Signup date: 13 Jan 2009 at 11:20am
Last login: 09 Apr 2009 at 3:10pm
Post count: 18
I'm so sorry to hear about that awful dilemma Pam. I'm inclined to agree that you need to have a big talk with you partner as a priority. You need to feel out how he sees things working when the baby arrives and also be honest with him about how you're feeling, however selfish you might sound. I think it's important that he understands your position and supports you, because if he doesn't and is (understandably) preoccupied with his daughter, you can figure out how important it is that you are living with him right now. I think that with everything you've been through, you can only now save your phD if you either take a break from it OR put it first and get somewhere else to live for the time being. There is only so much outside pressure that you can take on your PhD...sure you feel selfish leaving your partner with rent issues but perhaps you could still try to help him out a little bit and still step out of that situation? I think personally that it's important he understands your position as it says a lot about the relationship ...
I agree with Missspacey. Take my word for it, the job market is HORRENDOUS at the moment and I know this seems like a really bad reason to keep doing a PhD that you're unhappy with but it is so utterly demoralizing looking for a job in this climate that feeling down already will not help. And I have to disagree with Alice's comments. Actually, if this recession is indicating any sort of pattern it is that the people with degrees (especially Master's) are suffering enormously, the big bankers, CEOs, all senior level people are being hit as hard as the low-skilled workers. At the moment you can find work in ASDA, but not a well-paid job requiring a degree, and companies are cutting off the top people in favour of lower paid workers who are, obviously, cheaper. I speak from experience. I just started my PhD last month, after 6 months of job searching after which I was feeling ready to give up and go and buy a camel and become a nomadic goat herder. Think really carefully about what sort of world you'll be entering outside of the ivory tower!
Eek! Yes, I agree with all that has been said previously. If you read all these replies you don't need to hear the gist of the problem again, but I just want to say that I think it's very good that you posted on here because often when you're without objectivity you can't see what this looks like to others. When reading your post my first reaction was pretty shocked, and immediate "no no no no no!" and it seems like that is the case with the others. Take from that the strength of feeling, not against you but about how awful this could turn out for you. You need proper, professional supervision and you have a PhD to focus on! I feel for you and hope that you can extract yourself without too much difficulty.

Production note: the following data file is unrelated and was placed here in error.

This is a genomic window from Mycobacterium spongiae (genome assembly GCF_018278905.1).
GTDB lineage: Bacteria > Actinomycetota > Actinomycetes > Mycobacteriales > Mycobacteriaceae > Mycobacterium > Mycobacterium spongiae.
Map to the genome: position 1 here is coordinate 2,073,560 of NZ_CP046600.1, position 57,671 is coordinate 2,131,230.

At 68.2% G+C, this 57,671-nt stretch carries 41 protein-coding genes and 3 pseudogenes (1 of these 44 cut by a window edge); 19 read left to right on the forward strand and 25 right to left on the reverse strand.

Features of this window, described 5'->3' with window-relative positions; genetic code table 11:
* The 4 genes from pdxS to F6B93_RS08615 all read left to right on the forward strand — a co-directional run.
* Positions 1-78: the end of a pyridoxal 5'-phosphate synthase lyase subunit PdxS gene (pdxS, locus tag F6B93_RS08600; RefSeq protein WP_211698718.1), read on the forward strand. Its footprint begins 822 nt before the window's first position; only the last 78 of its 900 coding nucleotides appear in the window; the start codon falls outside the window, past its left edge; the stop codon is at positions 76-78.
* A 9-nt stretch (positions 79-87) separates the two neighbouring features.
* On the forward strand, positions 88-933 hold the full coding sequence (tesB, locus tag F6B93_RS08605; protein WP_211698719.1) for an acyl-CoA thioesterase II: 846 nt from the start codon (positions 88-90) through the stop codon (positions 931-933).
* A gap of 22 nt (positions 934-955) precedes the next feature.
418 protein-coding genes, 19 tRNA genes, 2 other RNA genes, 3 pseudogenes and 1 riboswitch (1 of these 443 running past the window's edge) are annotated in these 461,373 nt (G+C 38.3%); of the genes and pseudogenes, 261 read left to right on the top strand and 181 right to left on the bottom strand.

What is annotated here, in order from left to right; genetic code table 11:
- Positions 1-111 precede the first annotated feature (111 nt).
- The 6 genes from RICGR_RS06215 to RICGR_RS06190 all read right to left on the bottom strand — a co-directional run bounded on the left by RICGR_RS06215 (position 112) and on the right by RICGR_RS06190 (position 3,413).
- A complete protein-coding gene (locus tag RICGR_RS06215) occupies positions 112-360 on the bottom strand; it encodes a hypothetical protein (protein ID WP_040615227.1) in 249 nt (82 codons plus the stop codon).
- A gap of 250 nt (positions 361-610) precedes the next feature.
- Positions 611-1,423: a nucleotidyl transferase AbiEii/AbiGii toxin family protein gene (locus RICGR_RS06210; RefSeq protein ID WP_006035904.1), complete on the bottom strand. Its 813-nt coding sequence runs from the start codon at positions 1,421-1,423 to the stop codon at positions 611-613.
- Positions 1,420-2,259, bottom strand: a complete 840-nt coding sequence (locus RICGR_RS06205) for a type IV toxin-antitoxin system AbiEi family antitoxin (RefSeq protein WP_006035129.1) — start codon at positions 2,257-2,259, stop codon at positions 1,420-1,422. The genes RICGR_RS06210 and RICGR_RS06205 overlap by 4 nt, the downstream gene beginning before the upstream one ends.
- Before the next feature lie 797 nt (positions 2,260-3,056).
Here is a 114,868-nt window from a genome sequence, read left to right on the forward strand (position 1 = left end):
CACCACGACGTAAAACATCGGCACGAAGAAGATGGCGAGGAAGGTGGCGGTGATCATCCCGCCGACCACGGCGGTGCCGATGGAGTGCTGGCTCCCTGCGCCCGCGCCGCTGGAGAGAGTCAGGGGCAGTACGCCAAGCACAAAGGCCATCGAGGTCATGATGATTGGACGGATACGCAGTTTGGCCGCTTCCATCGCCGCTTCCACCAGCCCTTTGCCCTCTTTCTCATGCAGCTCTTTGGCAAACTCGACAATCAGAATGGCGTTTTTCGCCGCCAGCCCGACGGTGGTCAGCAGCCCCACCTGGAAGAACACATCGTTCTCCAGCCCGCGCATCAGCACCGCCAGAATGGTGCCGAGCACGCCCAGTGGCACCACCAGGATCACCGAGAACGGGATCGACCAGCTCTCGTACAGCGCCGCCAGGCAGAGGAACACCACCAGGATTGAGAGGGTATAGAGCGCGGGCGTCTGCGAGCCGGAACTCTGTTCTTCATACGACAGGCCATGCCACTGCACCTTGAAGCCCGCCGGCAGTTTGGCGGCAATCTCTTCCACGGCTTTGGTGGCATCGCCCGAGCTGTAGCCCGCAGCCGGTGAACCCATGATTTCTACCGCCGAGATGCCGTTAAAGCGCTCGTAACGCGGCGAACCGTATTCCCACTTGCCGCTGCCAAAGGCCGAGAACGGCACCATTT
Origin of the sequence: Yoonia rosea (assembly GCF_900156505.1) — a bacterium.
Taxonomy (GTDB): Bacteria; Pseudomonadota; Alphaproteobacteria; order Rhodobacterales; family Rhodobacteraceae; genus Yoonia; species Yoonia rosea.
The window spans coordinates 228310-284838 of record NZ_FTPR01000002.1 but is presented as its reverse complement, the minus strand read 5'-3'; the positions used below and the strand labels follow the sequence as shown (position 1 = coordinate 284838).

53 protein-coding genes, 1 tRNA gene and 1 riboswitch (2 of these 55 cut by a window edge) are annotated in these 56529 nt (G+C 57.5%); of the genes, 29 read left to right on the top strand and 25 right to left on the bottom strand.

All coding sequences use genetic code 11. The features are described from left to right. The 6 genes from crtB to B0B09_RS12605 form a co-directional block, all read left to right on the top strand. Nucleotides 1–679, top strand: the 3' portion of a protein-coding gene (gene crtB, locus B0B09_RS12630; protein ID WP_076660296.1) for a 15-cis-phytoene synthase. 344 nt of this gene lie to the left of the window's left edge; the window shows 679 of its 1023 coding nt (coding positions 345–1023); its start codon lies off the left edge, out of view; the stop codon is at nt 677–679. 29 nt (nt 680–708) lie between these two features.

Hi Leightonjonny! Any link there to Leighton Buzzard ?! Firstly, it's totally standard to bombard your old profs for reference requests - it is indeed a regular activity for university tutors and they expect it. I know how strange it feels having to constantly grovel to them, especially when you were just one in a sea of students, but really it isn't that hard for them. They do tend to have a template which they edit accordingly, and when they have done it once they can just shoot it off to whichever institution you need - the lucky/senior ones sometimes have PAs, especially at the top unis, and they tend to just get them to do this. So don't be put off approaching profs, even if they didn't know you well. For my Master's I remember one of my references was a guy who only taught me one class/seminar. In my approach email I said, "you probably won't remember me but...." and supplied a whole bunch of info of the units I took/grades/stuff I did at the uni etc to jog his memory - which is always a good idea - though in his reply he said "I do of course remember you.." as if it was foolish to think he wouldn't. It gets even weirder when you are applying for PhDs more years down the line, knocking on their doors once again!
Regards the second query - yes it's fine to apply to a few uni's. It is much more like undergrad in that sense. Just one point though, in your app you should still show why you are choosing each uni/course in particular and just be aware some might ask what other unis you have applied to. Hope that helps!
It is expected that you'll enquire about several programmes, even at the same uni, because it's just commonsense that you need to find the best programme for you. This should involve talking to all of the supervisors of the respective programmes, and don't be concerned about mentioning that you're also talking to their colleagues. At the same uni they won't worry about that. When it comes to applying, though, the idea is that from your enquiries you have deduced the best programme and will only apply to that. I was always told that it doesn't look good applying to two PhDs at the same university. You need to show that you've committed to one or the other and stick to that - it's all part of showing that you're ready for the PhD.